You may find those statistics to be boring, or whatever, but you should not, because it tells you about the times we are living in, and it shows you how little regard, how little respect, how little fear there is of God and His commandments, and this occurring in a supposedly "Christian" country.

I Corinthians 5:10-11 Yet not altogether with the fornicators of this world, or with the covetous, or extortioners, or with idolaters; for then must you needs go out of the world. But now I have written unto you not to keep company, if any man that is called a brother be a fornicator, or covetous, or an idolator, or a railer, or a drunkard, or an extortioner; with such a one no not to eat.

Do you see the word "extortioner"? That is a robber, and the particular word in the Greek means "one who steals by violence." The word literally means "to obtain by violence, threat, oppression, or abuse of authority." It is the word harpax—an adjective, and actually describes a grappling iron in battle, and so it is used here by the Apostle Paul as "grasping that which one has no right to." I bring this to your attention because these people were in the church. Hopefully they were not continuing it, or hopefully they were just very weak, slowing down, but Paul said we should not keep company with them. And even if they are not in the church, they also should not be kept company with. Why? Because they stain your reputation and therefore God's reputation.

I Corinthians 6:10 is kind of an interesting one. You can see that God categorizes things just like the FBI and the Justice Department do.

I Corinthians 6:10 Nor thieves, nor covetous, nor drunkards, nor revilers, nor extortioners shall inherit the kingdom of God.

What is so interesting about this is the way the word is translated into the English word "thieves." It is kleptic. That is the word for thievery, but this same word is the root word for the English word "kleptomaniac." There is another interesting thing tied to this because it is used metaphorically by Jesus to indicate a false minister. A false minister is a kleptic. He is a thief who steals away salvation from unsuspecting people. You can begin to see what I mean about how the spirit of this law reaches in to so many areas. While in God's scheme of things, though He wants us to have property, there are only two right ways to come into possession of anything: One is a free gift from God or man, and the other is by honest labor.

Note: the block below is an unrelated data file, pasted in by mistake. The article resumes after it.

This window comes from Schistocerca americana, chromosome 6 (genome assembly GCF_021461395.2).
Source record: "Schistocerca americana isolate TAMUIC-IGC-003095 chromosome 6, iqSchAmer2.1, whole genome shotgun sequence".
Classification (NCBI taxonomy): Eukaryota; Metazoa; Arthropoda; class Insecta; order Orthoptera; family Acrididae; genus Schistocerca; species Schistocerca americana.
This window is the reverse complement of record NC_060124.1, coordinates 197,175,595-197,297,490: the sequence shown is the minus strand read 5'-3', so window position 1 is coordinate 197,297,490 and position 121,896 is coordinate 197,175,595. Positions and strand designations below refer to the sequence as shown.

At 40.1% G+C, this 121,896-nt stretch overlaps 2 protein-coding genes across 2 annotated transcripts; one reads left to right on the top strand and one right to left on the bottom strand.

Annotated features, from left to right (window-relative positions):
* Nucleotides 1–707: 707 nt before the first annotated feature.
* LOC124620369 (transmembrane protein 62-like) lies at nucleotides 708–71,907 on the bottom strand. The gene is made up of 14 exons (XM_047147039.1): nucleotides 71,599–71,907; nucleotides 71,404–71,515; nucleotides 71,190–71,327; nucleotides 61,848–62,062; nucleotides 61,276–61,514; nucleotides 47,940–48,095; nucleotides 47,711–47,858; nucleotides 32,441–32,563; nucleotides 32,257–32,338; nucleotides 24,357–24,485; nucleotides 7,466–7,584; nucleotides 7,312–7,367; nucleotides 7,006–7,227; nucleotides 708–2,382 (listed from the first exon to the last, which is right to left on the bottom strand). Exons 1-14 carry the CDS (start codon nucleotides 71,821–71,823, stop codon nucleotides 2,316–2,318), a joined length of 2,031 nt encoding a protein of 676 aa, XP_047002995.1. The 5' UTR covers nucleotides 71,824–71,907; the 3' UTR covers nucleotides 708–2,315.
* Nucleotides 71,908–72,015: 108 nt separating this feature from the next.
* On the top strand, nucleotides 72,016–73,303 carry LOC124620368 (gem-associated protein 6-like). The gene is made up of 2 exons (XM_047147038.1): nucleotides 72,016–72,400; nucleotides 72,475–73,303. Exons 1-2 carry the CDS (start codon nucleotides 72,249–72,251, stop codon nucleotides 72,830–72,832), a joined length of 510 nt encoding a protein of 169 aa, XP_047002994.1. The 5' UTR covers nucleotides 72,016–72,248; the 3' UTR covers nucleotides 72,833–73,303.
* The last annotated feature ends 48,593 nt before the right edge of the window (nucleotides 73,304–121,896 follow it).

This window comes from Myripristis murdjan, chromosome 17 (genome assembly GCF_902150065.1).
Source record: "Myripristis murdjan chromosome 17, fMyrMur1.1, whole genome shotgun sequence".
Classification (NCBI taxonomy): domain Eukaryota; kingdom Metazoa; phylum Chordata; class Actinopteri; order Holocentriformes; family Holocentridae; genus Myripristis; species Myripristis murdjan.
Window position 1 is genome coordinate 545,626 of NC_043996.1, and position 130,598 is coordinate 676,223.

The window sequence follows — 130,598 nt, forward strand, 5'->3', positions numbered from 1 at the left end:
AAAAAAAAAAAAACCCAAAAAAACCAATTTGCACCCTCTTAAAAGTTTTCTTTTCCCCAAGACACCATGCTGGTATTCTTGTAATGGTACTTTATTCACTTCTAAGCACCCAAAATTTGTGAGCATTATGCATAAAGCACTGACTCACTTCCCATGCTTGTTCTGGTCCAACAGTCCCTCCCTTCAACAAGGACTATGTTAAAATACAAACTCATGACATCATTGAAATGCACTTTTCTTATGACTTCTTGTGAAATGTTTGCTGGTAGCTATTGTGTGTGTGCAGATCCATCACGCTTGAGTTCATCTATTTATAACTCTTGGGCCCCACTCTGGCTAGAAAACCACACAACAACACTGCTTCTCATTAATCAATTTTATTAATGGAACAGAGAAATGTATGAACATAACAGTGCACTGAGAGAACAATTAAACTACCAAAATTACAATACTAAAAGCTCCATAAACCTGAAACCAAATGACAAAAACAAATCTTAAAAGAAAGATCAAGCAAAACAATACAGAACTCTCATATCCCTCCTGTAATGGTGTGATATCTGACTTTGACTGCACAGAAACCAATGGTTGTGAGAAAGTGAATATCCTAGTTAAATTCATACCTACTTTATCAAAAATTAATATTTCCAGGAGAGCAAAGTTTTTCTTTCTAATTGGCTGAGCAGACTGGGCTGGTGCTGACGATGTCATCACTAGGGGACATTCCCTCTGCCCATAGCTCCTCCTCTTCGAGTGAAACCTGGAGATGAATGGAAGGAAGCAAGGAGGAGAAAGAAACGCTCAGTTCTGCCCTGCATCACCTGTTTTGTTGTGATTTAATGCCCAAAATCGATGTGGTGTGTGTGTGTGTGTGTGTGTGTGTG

People tend to commit crimes within the range of their opportunity. Bankers rarely rob banks at gunpoint, but bankers have embezzled millions of bank funds. Now an armed robber would steal by violence, but the banker by clever intrigue, but one is just as much a sin as the other. Thus stealing can disguise itself in the respectability of a fine home in a good neighborhood, in fine clothing, and in the furniture of a corporate board room. It is white collar crime that reveals the broad extent of social corrosion even more than the crime of violence. Embezzlement, stock manipulation, bribery, tax fraud, stealing business supplies from the company, consumer fraud and the like, dwarfs—and I mean Dwarfs, with a capital "D"—all the crimes of the violent nature combined. If you want to hear it bluntly, the real thief is wearing a white collar.

I opened one website that was primarily intended for lawyers. It listed 24 different kinds of fraud: telemarketing fraud, Internet fraud, identity theft, false advertising, false billings, and pharmaceutical fraud. Now here is a big one coming up: bankruptcy fraud; scams against businesses, insurance fraud, fraud against the elderly, and on and on.